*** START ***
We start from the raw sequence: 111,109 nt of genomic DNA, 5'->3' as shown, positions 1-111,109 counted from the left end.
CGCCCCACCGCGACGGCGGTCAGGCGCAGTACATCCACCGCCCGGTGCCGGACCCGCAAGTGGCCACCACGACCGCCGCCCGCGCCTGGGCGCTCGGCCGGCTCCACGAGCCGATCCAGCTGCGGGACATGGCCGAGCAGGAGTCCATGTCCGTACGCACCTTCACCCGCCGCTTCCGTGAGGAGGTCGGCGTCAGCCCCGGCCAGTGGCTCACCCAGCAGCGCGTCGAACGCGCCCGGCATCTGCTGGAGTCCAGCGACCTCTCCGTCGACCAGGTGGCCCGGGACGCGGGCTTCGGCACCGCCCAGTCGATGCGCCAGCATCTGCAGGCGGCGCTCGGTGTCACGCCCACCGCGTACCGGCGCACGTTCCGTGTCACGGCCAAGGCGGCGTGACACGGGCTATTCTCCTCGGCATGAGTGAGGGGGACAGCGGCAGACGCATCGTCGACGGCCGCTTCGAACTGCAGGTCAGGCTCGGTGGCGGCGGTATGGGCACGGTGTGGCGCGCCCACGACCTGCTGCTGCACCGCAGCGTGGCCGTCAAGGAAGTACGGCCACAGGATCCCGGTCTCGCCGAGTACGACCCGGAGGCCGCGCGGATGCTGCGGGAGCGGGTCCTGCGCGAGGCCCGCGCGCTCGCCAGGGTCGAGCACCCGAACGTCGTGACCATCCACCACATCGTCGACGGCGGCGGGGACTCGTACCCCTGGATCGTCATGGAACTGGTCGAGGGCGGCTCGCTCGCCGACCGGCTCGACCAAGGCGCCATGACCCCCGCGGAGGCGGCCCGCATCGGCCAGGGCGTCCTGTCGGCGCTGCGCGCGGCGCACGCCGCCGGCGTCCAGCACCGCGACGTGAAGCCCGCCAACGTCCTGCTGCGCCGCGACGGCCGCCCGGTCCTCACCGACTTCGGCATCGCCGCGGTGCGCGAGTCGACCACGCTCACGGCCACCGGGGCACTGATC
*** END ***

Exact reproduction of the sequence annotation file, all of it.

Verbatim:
We start from the raw sequence: 111,109 nt of genomic DNA, 5'->3' as shown, positions 1-111,109 counted from the left end.
CGCCCCACCGCGACGGCGGTCAGGCGCAGTACATCCACCGCCCGGTGCCGGACCCGCAAGTGGCCACCACGACCGCCGCCCGCGCCTGGGCGCTCGGCCGGCTCCACGAGCCGATCCAGCTGCGGGACATGGCCGAGCAGGAGTCCATGTCCGTACGCACCTTCACCCGCCGCTTCCGTGAGGAGGTCGGCGTCAGCCCCGGCCAGTGGCTCACCCAGCAGCGCGTCGAACGCGCCCGGCATCTGCTGGAGTCCAGCGACCTCTCCGTCGACCAGGTGGCCCGGGACGCGGGCTTCGGCACCGCCCAGTCGATGCGCCAGCATCTGCAGGCGGCGCTCGGTGTCACGCCCACCGCGTACCGGCGCACGTTCCGTGTCACGGCCAAGGCGGCGTGACACGGGCTATTCTCCTCGGCATGAGTGAGGGGGACAGCGGCAGACGCATCGTCGACGGCCGCTTCGAACTGCAGGTCAGGCTCGGTGGCGGCGGTATGGGCACGGTGTGGCGCGCCCACGACCTGCTGCTGCACCGCAGCGTGGCCGTCAAGGAAGTACGGCCACAGGATCCCGGTCTCGCCGAGTACGACCCGGAGGCCGCGCGGATGCTGCGGGAGCGGGTCCTGCGCGAGGCCCGCGCGCTCGCCAGGGTCGAGCACCCGAACGTCGTGACCATCCACCACATCGTCGACGGCGGCGGGGACTCGTACCCCTGGATCGTCATGGAACTGGTCGAGGGCGGCTCGCTCGCCGACCGGCTCGACCAAGGCGCCATGACCCCCGCGGAGGCGGCCCGCATCGGCCAGGGCGTCCTGTCGGCGCTGCGCGCGGCGCACGCCGCCGGCGTCCAGCACCGCGACGTGAAGCCCGCCAACGTCCTGCTGCGCCGCGACGGCCGCCCGGTCCTCACCGACTTCGGCATCGCCGCGGTGCGCGAGTCGACCACGCTCACGGCCACCGGGGCACTGATC